Tuesday, February 20, 2018

We don’t need no stinkin’ badges? Why the badges movement has literally run its course

I’d have loved the idea of learning badges to have worked – motivational dynamo, more fine-grained rewards and accreditation. The inconvenient truth is that the idea has failed. This is not for want of trying but a classic case of supply not matched by demand. To put it another way, we built it and they didn’t come. Sure you’ll find some localised examples of success but overall, as a significant movement, it has literally run its course - few are now interested.
1. Lack credibility
The main problem has been credibility. When explicit accreditation is not anchored in a major accreditation body with quality and standards, there’s no real anchor in the real world. You’re up against recognised accreditation with branding, marketing, frameworks, objective assessment and longevity. Overbadging and weak badging have added to the problem of credibility. Badge projects are here today gone tomorrow, mosquitos not turtles.
2. Lack objectivity
A lack of objectivity, in terms of recognition in the real word has plagued their progress. What happens when you take your badges outside of your institution or course, and no one has ever heard of them and don’t care? Simply badging content is a mistake. This is about real people feeling that they are useful, not lapel badges. If your currency is not recognised in the currency exchange, then you’re left with useless paper.
3. Motivationally suspect
They were always motivationally suspect. Extrinsic rewards should always be treated with suspicion. And there’s something suspect about badges for online, but not offline, stuff. You can’t slice and dice learning by mode of delivery. The ‘Overjustification effect’ shows that Intrinsic motivation will decrease when external rewards are only given for completing a particular task or only doing minimal work. This is not to say that all extrinsic motivation is useless, only that superfluous extrinsic motivation is damaging to learning. The failure to escape this trap is a major problem for most badge schemes.
4. Not really gamification
The idea that they are a great gamification feature is misleading. Pavlovian rewards have a limited effective learning, which is why so much Pavlovian gamification runs out of steam – leaderboards, collecting badges and so on. Real gamers are intrinsically motivated by the game, its reputation, their experiences of games, their peers views of games and so on. They do not buy and play games because of the scoring system or badges. Bad learning games or gamification techniques are often just a pale imitation of massively popular gaming.
5. No form of transfer
When your badges get stuck in a proprietary system, repository or e-portfolio, with little in the way of interoperability, they’re effectively imprisoned. Badges are often rendered useless by their failure to escape the bounds of their small ecosystems, technical and cultural. Mozilla have, since 2011, tried to provide a framework and structure. I applaud their efforts but the early paper “Open Badges for Lifelong Learning” was hopelessly utopian. A more achievable vision was needed. The most successful badge system I’ve seen is in IBM – but it is in IBM – that’s it. Badges don’t travel well.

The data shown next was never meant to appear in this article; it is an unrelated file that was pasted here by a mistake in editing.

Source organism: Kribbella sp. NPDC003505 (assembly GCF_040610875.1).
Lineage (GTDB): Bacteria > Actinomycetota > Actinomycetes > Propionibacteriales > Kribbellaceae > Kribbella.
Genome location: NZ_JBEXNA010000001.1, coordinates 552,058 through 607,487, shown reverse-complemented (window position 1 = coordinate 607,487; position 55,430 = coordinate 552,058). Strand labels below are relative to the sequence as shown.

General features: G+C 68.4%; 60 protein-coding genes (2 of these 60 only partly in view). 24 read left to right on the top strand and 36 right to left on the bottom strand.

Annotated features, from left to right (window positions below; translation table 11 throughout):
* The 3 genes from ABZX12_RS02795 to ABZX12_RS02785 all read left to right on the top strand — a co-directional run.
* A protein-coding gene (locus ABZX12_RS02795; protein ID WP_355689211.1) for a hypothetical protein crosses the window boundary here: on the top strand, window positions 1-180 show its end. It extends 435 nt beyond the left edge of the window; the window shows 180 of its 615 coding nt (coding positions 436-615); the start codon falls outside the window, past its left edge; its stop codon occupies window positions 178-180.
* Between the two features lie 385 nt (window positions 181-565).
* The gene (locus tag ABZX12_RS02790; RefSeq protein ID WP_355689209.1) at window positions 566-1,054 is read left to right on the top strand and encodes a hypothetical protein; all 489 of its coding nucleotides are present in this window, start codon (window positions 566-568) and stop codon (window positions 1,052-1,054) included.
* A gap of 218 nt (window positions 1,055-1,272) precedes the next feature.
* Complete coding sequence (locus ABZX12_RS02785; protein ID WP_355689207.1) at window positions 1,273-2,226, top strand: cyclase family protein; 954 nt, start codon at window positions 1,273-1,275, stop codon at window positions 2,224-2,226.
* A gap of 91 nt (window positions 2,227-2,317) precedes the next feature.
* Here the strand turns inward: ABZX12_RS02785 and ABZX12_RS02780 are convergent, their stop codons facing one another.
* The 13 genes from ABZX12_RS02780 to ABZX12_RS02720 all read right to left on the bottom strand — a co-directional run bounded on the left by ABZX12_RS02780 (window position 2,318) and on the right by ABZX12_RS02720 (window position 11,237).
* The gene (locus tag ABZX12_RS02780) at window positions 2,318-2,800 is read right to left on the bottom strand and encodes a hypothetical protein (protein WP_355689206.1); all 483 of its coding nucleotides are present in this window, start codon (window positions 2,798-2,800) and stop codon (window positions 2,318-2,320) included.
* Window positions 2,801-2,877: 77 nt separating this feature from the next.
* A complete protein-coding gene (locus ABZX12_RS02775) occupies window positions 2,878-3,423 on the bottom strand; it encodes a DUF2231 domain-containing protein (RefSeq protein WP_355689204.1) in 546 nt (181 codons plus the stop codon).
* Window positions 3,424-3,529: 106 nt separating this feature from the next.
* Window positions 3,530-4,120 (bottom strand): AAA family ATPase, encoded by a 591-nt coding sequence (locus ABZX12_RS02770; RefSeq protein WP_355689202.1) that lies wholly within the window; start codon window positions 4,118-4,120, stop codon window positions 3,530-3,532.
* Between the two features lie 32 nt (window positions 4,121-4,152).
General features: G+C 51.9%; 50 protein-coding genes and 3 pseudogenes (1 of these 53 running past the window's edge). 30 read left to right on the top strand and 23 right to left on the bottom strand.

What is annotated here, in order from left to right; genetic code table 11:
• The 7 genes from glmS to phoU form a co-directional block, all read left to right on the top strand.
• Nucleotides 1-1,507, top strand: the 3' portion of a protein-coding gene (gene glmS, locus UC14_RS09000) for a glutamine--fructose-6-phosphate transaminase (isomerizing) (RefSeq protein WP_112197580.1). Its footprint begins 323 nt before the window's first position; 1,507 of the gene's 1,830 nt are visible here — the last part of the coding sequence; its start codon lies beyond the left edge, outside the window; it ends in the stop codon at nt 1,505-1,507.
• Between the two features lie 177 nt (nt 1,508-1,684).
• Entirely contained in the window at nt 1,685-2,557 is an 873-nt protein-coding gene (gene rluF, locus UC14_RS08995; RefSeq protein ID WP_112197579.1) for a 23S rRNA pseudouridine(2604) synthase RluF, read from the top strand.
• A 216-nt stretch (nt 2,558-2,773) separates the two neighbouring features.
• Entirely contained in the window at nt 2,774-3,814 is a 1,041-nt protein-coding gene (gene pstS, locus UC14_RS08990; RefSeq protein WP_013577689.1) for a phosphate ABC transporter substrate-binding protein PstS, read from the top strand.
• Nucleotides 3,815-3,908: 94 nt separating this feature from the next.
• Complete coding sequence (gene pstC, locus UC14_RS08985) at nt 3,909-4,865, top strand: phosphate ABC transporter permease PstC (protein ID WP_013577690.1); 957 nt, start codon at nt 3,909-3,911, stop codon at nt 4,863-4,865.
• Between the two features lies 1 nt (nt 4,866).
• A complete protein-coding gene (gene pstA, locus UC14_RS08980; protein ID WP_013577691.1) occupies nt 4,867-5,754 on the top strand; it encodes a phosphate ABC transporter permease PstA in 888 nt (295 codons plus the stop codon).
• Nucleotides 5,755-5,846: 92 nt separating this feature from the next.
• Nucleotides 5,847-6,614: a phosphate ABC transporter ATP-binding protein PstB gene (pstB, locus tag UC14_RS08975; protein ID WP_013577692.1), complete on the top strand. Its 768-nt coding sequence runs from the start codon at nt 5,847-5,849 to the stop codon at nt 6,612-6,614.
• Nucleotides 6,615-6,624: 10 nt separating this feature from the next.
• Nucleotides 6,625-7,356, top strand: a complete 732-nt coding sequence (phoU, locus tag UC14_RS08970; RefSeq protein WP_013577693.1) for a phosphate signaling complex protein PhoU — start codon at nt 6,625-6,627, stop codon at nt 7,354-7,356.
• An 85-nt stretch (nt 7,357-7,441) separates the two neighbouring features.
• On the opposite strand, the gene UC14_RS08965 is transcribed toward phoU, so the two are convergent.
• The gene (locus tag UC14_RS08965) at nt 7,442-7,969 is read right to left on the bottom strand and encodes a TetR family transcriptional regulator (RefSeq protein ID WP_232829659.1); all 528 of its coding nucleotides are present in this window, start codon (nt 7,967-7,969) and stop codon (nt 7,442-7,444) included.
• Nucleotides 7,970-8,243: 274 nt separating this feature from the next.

6. Awful branding
Another problem was branding. Making your badges look like silly, clip-art stickers, makes the whole thing look amateurish. For badges to work they needed some serious marketing and design – Mozilla tried but what we got was almost no marketing and sometimes comically bad design. In addition, it always had that boy scout, girl guide feel – something suitable for earnest young people but not adults. Perhaps it was the word ‘badge’ that was a mistake – something with almost trivial connotations.
7. Measurement
When people started to get badges for simply attending conferences, I got worried. The motivation for conference attendance is not always learning. It is often the extrinsic reward of travel and time off. How do you measure the usefulness of that attendance? We could say, did you tweet out session, blog and distribute your findings to your fellow employees, write a paper suggesting new implementations based on what you learnt? Badges for just turning up don’t wash it for me. A real problem here is that badges often don’t match real learning and are rarely measured in terms of impact.
Foursquare and Gowalla allowed you to check-in, tag your location and record what you did/are doing at those locations, through badges, points, whatever. They were like a spiced-up Twitter, with points for prizes. They died. Reduced to adding GIFs badges to Snapchat, they've had their day. Whether you see badges as motivational devices, credentials, actual assessments, even evaluative, if they don’t catch on, they’re dead in the water. In short, they’re dead in the water. The truth is that this has happened, sad but true.
There is one hope, a technology that avoids some of the problems outlined here – Blockchain. I’ve written about this here…. Time will tell but time is a cruel judge.

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Anonymous Joe Wilson said...

Hmmm but lets not separate out - digital badges from digital badges authenticated along with evidence through something like Blockchain - I think the arguments here still hold http://www.joewilsons.net/2014/08/openbadges-simplest-possible-message.html

And in a way your blog - like my blog is my badge - along with all the other parts of my visible digital profile .

I don't think it has run its course I think it is going to get more interesting.

2:11 PM  

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